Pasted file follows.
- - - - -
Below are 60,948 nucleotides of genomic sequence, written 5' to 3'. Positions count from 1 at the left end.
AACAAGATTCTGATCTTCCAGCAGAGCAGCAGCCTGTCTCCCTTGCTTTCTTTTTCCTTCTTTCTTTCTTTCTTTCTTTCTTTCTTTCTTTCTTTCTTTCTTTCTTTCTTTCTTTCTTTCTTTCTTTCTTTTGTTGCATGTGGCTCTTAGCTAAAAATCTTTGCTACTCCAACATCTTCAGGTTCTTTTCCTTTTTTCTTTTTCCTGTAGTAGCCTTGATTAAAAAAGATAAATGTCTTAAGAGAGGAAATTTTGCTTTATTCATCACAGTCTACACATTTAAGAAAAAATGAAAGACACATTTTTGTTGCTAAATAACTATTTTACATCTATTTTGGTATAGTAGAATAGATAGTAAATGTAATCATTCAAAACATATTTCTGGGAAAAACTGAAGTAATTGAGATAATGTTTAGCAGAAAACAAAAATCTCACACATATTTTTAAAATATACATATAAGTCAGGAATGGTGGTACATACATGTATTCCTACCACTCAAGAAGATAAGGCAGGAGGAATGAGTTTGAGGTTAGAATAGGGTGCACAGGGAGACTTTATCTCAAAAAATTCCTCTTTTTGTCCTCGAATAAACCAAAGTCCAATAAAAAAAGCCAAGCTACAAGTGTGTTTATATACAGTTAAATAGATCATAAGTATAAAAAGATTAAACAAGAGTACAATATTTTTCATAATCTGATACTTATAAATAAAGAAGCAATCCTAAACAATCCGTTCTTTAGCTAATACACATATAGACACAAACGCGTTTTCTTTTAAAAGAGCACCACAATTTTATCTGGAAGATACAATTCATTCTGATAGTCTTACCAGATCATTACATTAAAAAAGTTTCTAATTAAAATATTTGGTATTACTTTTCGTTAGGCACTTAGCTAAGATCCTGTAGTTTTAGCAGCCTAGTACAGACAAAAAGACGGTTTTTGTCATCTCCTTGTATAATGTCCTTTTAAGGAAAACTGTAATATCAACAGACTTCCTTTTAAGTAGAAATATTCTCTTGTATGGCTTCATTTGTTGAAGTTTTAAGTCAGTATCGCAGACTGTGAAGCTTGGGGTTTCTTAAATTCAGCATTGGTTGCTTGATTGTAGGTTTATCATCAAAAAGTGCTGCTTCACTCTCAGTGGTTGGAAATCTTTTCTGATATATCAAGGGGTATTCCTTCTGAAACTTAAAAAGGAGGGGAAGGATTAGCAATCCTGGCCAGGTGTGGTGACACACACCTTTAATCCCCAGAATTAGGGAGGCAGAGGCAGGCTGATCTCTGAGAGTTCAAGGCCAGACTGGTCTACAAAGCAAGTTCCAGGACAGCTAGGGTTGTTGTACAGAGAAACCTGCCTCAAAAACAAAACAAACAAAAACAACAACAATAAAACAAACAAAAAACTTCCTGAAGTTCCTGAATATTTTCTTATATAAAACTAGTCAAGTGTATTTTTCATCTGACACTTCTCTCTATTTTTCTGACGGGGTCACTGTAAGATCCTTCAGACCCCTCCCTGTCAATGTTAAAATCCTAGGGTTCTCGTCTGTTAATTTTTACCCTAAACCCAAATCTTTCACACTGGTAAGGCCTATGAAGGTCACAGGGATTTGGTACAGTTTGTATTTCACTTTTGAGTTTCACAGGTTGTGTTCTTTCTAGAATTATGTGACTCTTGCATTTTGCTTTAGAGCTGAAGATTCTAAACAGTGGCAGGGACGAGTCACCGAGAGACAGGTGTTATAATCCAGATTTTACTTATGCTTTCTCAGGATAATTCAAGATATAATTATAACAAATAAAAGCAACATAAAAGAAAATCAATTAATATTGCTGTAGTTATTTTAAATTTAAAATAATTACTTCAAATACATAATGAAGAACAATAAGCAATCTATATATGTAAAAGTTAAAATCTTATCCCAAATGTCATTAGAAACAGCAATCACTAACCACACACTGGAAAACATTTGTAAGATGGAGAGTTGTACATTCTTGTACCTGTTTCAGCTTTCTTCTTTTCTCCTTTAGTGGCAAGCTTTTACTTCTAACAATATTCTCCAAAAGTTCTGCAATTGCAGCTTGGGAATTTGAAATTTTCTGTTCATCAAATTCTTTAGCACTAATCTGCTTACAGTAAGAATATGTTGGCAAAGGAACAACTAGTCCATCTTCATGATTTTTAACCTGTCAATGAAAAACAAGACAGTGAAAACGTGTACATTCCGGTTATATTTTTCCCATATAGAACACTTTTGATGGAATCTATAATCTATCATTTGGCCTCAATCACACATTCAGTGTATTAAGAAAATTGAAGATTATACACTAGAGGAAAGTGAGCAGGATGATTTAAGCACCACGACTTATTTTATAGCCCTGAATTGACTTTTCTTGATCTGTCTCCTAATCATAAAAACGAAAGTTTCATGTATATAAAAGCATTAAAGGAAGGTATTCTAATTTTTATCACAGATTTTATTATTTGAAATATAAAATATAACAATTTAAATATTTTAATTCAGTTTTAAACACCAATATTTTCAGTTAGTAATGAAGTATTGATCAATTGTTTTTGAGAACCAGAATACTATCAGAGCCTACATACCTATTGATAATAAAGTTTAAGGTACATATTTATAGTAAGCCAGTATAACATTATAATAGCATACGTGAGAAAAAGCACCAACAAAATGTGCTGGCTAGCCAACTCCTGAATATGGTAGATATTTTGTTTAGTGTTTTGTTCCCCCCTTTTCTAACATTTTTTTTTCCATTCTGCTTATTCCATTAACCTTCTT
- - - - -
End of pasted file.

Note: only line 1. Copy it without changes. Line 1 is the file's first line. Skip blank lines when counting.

Below are 60,948 nucleotides of genomic sequence, written 5' to 3'. Positions count from 1 at the left end.